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14 people sentenced to life in jail by Turkish Court.

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Source: Reuters

A Turkish court on Friday sentenced fourteen people to life in jail without parole for involvement in twin bombings in Istanbul that killed dozens in December of 2016, state-owned Anadolu news agency said.

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The bombing was one of a series of attacks nationwide that began in mid-2015, at the start of around 1-1/2 years of heightened security threats from the Islamic State militant group and the separatist Kurdistan Workers Party (PKK).

Following a professional soccer game on Dec. 10, 2016, two bombs – one planted in a car and another strapped to a suicide bomber – detonated outside the stadium of Besiktas, one of Turkey’s biggest clubs. The Kurdistan Freedom Hawks (TAK), an offshoot of the PKK, claimed the attack.

Out of the 27 defendants, four were sentenced to one count of life without parole for disrupting the unity of the state and 46 counts for premeditated murder by bombing, Anadolu said.

It said the four were also handed 4,890 years in prison for attempted premeditated murder, keeping hazardous substances and damaging public property, Anadolu said.

Ten others were also sentenced to life in prison without parole for disrupting the unity of the state, in addition to 3,380 years in jail for other crimes, it said. Four of the defendants were sentenced up to 15 years for membership of a terrorist organization.

The court ruled to separate the case against nine of the defendants, one of whom is still at large, Anadolu said.

The PKK is considered a terrorist organization by Turkey, the European Union and the United States. More than 40,000 people have died in conflict since the militant group launched its insurgency in 1984.


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24 Hours Across Africa

Israel election: Netanyahu, Gantz battle too close

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Israel’s election was too close to call on Wednesday, with a partial vote tally showing Prime Minister Benjamin Netanyahu tied with his main rival, former military chief Benny Gantz.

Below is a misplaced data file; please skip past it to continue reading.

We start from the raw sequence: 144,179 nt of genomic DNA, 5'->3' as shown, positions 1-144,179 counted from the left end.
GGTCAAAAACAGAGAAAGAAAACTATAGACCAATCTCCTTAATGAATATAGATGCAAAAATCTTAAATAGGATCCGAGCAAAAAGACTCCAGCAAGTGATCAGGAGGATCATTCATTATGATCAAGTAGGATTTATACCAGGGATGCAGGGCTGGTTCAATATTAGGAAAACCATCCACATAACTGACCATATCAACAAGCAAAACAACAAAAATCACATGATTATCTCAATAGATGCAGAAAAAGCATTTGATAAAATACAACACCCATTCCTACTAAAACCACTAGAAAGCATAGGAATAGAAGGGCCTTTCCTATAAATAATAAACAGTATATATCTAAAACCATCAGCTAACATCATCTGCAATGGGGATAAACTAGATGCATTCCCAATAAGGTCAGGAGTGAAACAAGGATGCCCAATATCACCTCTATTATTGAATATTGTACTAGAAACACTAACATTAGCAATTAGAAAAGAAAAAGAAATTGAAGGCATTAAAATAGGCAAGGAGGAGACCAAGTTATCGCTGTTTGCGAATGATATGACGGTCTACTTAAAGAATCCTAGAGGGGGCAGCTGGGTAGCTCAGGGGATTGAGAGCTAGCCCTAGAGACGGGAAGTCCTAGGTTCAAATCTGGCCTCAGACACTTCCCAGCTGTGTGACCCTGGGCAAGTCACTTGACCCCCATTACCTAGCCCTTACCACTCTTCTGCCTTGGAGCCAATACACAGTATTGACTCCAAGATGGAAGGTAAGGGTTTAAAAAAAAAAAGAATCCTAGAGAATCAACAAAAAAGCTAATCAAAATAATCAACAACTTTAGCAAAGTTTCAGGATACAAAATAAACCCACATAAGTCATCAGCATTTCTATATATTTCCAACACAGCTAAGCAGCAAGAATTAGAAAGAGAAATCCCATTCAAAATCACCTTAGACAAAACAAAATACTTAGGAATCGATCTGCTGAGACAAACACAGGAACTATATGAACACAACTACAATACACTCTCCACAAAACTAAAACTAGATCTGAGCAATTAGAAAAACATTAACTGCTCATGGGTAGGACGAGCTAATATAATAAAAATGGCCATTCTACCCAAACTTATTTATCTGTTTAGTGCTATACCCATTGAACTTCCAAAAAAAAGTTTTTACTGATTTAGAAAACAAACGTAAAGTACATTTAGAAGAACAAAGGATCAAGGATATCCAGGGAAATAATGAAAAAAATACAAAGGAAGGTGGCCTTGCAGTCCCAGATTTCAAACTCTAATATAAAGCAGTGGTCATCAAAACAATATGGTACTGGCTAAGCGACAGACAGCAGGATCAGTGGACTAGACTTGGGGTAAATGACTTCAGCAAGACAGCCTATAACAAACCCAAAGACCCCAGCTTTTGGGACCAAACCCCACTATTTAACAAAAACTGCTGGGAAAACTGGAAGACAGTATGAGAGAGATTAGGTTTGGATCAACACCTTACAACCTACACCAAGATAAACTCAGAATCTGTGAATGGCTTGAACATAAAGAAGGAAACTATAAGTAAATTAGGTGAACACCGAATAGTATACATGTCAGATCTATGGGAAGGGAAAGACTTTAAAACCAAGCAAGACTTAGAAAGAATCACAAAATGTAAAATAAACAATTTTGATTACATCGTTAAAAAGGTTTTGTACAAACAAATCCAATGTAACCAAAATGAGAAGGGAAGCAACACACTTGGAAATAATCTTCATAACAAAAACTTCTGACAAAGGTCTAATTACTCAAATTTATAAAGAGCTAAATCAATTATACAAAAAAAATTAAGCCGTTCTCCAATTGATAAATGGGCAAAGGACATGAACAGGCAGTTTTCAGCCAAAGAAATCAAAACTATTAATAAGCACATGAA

An official result was still hours, perhaps days off. But with more than 63 percent of votes counted, theis  Netanyahu-led right-wing bloc was, as expected, more or less even with Gantz’s center-left.

With no single-party majority in the 120-seat Knesset, or parliament, there will likely be weeks of coalition talks before a new government is formed.

The ballot’s wildcard, former Defense Minister Avigdor Lieberman, emerged as a likely kingmaker as head of the secular-nationalist Yisrael Beitenu party.

Lieberman has been pushing for a unity government comprised of the biggest parties. He declined to back Netanyahu’s bid to form a narrow right-wing and religious coalition after an April election, bringing about Tuesday’s unprecedented repeat vote.

Addressing Likud party faithful, Netanyahu, Israel’s longest-serving premier, sipped water frequently and spoke hoarsely. He made no claim of victory or concession of defeat, saying he would await final results.

His dead-of-night appearance was a far cry from his triumphant – and in the end premature – declaration five months ago that he had won a close election.

Gantz was more upbeat, telling a rally of his Blue and White party that it appeared “we fulfilled our mission”, and he pledged to work toward forming of a unity government.

Reuters

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24 Hours Across Africa

Inflation rate falls to 1.7%

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 The office for National statistics says the consumer price index is 1.7%-down from 2.1% – in August

Head of inflation at ONS Mike Hardie said: “The inflation rate has fallen noticeably into August, to its lowest since late 2016. This was mainly driven by a decrease in computer game prices, plus clothing prices rising by less than year after the end of the summer sales.

“Annual growth in house prices slowed to its lowest rate since September 2012, with four of the nine English regions now seeing prices falling over the year”.

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